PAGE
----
"We do consider the hurricane predictions in our planning," he says, "but we don't usually make significant changes in our operations based on the predictions because we are so accustomed to dealing with adverse weather conditions."
Hart Hubbard, assistant vice president, catastrophe services, at risk management services provider GAB Robins North America, says essentially the same for his operations: "We approach each new storm season with the same intensity regardless of the forecast."
But "dud" seasons do have an effect, even for wary risk managers. Those who renew their coverages near forecasting season, for instance, could see an impact on their premium.
"The underwriters are taking a look at what the forecasts are, and they know they pretty much take them as they come out," Salen says. "It's unfortunate because those forecasts, as this year's really proven to be the case, can be way out of whack."
"There is enough subjective capability relative to underwriting," he says. "That's where it falls. Depending on their current status, from their prior five years, their reinsurance charges and indications from the reinsurers to what problems or difficulties they're going to have on laying off their risk--then you tell me for an underwriter or the carrier to say it doesn't have any impact, that's just naīve to even believe that that's the case," Salen says.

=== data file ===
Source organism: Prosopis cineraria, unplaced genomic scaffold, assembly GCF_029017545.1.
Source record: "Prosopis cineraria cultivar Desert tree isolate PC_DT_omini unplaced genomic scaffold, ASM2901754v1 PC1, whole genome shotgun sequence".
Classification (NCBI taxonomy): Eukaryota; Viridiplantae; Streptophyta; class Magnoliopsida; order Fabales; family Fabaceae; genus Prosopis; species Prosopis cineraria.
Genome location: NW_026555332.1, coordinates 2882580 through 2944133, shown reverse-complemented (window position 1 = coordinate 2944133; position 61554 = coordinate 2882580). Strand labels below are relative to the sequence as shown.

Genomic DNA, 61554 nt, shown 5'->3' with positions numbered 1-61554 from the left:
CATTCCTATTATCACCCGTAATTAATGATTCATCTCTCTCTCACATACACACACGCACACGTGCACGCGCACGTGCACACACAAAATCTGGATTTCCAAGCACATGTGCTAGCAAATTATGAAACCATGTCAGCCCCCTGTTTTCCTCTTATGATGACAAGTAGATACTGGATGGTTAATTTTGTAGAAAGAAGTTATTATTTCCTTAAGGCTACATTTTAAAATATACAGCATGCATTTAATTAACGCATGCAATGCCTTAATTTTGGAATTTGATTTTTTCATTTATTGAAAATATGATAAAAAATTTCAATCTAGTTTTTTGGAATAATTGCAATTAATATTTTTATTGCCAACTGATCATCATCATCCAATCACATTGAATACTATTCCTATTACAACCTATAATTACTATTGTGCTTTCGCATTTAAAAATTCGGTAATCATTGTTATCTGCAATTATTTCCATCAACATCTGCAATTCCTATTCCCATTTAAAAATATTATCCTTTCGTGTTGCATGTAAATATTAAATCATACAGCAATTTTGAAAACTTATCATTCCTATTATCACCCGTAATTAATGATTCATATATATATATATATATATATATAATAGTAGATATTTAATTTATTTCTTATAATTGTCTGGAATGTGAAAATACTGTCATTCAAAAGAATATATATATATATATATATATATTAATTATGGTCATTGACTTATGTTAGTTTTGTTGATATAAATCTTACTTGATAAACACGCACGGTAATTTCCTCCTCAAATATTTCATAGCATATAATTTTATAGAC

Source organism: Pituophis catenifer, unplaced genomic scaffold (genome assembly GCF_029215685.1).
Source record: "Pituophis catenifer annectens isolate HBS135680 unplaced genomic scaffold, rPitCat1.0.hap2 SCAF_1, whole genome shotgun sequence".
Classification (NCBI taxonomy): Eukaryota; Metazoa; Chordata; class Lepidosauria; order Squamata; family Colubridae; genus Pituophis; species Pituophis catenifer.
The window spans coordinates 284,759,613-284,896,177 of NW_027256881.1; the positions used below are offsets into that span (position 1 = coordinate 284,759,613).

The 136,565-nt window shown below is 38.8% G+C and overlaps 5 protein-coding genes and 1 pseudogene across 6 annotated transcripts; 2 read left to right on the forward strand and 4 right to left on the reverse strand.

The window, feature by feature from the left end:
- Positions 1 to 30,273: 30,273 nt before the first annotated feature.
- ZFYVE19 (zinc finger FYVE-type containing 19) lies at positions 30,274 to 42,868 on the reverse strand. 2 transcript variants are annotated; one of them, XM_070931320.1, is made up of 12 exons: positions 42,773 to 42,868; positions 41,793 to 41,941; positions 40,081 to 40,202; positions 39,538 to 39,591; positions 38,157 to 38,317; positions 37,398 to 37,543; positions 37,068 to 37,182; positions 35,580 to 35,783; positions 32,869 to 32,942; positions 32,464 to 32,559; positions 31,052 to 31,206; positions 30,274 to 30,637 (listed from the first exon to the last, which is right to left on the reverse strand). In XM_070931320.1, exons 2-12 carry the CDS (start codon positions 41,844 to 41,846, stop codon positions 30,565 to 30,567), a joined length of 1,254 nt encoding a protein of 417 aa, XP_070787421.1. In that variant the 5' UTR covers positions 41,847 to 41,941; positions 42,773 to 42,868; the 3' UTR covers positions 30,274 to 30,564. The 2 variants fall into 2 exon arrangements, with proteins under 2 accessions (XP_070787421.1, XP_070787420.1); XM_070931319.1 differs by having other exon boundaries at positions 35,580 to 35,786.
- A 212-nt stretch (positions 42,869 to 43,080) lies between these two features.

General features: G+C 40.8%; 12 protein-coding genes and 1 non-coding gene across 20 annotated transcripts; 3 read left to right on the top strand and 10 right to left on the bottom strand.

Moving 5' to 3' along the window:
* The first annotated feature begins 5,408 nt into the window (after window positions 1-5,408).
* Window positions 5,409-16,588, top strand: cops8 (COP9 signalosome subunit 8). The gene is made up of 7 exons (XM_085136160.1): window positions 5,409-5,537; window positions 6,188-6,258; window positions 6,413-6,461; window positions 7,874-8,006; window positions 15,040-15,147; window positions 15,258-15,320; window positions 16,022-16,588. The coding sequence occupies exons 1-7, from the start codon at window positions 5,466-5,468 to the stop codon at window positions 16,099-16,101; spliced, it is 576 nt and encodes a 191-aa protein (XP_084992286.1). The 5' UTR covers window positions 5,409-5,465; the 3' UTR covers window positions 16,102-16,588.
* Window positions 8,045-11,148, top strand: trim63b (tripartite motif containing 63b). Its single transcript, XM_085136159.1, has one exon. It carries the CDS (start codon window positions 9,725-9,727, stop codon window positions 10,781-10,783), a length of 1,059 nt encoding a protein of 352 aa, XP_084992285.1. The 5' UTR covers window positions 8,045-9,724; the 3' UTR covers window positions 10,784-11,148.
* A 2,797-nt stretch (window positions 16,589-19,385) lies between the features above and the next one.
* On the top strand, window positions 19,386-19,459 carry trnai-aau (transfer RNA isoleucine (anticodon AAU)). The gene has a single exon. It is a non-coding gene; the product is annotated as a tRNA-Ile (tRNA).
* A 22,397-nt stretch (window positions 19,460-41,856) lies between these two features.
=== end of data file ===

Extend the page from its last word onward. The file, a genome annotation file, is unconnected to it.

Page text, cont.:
It's the timing of a risk manager's renewal, Salen says, that will "tell the tale as to whether or not you're seeing an immediate impact relative to what the forecasts are showing."
Labor Finders' renewal, Salen says, is at the year's end, well after the worst of the hurricane season, and well before prognostications come out for the next season.
THE FORECASTERS' END
At a recent symposium on hurricane forecasting put on by Risk Management Solutions Inc., the modeling firm's head of research, Robert Muir-Wood, stated in his opening remarks that the event--where academics and insurers mixed over soda, coffee, fruit and snacks--should give academics the chance to see how much business activity focuses on what they do.
He didn't have to make the point to insurance buyers in the audience, who know how an active season can often raises rates and a quiet season can keep them stable.
Nor did he have to remind the insurers and reinsurers, who nearly all raised premiums based on the two previous brutal seasons and now found themselves this year with billions of dollars coming in, and little going out in claims.
Even for all the capital swirling around storm forecasts Muir-Woods also said he hoped that insurance buyers and sellers would realize just how much argument goes on in academia about hurricanes.
For such disagreement, just take the explanation for what went wrong with 2006 forecasts.